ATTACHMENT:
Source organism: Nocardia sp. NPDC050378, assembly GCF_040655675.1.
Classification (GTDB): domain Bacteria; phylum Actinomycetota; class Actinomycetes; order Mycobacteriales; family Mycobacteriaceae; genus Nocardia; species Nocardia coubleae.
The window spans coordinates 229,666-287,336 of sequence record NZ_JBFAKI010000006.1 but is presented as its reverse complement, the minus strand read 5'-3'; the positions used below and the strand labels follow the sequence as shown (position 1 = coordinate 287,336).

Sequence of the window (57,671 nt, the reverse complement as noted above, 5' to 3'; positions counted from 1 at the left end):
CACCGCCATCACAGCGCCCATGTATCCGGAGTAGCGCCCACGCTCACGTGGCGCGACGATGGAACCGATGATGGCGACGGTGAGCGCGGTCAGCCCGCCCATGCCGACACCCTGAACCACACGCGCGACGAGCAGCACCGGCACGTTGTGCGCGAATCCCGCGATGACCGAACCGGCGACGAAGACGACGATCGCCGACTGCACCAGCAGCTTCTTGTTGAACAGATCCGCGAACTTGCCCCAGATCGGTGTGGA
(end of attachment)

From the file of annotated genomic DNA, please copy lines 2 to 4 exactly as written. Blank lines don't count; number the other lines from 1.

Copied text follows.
Classification (GTDB): domain Bacteria; phylum Actinomycetota; class Actinomycetes; order Mycobacteriales; family Mycobacteriaceae; genus Nocardia; species Nocardia coubleae.
The window spans coordinates 229,666-287,336 of sequence record NZ_JBFAKI010000006.1 but is presented as its reverse complement, the minus strand read 5'-3'; the positions used below and the strand labels follow the sequence as shown (position 1 = coordinate 287,336).

Sequence of the window (57,671 nt, the reverse complement as noted above, 5' to 3'; positions counted from 1 at the left end):